Tuesday, February 19, 2013
A student sent me a link to this article in the Opinionator (NYT). It's title is very apt - for the Peter Gabriel video above, for the content of this blog post: "The Body Under the Rug."
It's the most recent in a long line of many, many articles and opinion pieces on memoir, especially in the NYT. It's all the rage to rage on memoir lately, and I am very interested in the direction it is taking. I am very interested in the direction memoir is taking, period. As Mihaly Csikszentmihalyi defines in his book Creativity (2004), innovation is based not only in what is created but how it interacts with what is already - or isn't already - available.
I hate to say it, but I think what has been happening lately is that the "Reality TV" form of innovation has taken over in memoir. Which is to say: the more I confess, the more shame I out, the more fresh the memoir will be. Fresh as in fresh meat.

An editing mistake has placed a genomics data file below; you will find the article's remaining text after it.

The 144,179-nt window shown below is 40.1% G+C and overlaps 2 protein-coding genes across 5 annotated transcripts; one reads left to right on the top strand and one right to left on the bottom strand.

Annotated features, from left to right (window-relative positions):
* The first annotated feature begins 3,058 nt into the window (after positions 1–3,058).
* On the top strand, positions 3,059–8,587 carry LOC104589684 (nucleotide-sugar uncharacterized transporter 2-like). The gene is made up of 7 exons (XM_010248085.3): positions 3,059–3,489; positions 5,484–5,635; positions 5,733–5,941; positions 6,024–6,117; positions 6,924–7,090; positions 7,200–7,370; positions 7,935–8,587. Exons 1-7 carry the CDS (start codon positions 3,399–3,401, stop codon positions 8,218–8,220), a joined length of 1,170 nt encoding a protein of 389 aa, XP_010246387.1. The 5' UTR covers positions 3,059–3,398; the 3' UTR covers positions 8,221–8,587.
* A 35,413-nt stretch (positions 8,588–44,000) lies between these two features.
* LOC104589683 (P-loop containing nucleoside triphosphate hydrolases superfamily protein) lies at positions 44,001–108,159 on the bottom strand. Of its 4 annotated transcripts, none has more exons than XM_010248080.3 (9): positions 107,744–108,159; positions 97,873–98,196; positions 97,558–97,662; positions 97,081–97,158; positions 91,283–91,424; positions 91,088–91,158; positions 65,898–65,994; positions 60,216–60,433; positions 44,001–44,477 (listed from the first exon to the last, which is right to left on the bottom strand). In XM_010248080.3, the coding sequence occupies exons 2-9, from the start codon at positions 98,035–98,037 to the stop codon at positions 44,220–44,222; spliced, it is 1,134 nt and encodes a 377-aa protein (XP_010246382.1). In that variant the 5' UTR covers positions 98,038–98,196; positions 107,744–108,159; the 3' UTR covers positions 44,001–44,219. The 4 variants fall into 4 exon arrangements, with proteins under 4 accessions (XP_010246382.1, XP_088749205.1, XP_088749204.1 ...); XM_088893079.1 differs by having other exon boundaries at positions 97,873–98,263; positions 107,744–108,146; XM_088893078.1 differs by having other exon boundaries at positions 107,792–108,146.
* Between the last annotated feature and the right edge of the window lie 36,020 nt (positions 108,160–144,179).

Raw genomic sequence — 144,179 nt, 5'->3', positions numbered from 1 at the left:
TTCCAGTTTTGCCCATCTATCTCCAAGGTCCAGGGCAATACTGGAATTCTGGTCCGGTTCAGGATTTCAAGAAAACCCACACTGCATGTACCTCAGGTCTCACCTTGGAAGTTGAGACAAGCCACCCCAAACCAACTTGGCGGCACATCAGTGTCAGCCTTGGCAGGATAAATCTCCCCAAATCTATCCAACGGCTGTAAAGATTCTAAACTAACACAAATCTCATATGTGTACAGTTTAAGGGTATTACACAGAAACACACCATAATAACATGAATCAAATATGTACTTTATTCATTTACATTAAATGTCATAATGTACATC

Tuesday, February 12, 2013
|Chicago Graffiti, February 2013|
But is it?
In the process of publishing memoir, a lot of editing happens. A lot of adjusting timelines, changing vulnerable personages into composite characters. Whether you are LeGuinian about this or not, nowadays the trend is certainly towards lyrical styling, or towards using "creative non-fiction"/fictional techniques to write non-fiction content. For instance, I am writing about my early sexuality and intimacy, and the style my critique group and I have found to work best is intercutting scenes from childhood with adolescence and adulthood. This is not your mother's narrative - not straightforward, not linear in time or even in mind. It is a bit how I work, but it is also how the story works best - I am adapting my writing to fit what the story needs. Perhaps this is some of the "dishonesty" that LeGuin speaks of in her essay in Wave In the Mind. It certainly adds a layer of complexity - never a bad thing, just something to take into account - to finding mind when reading memoir.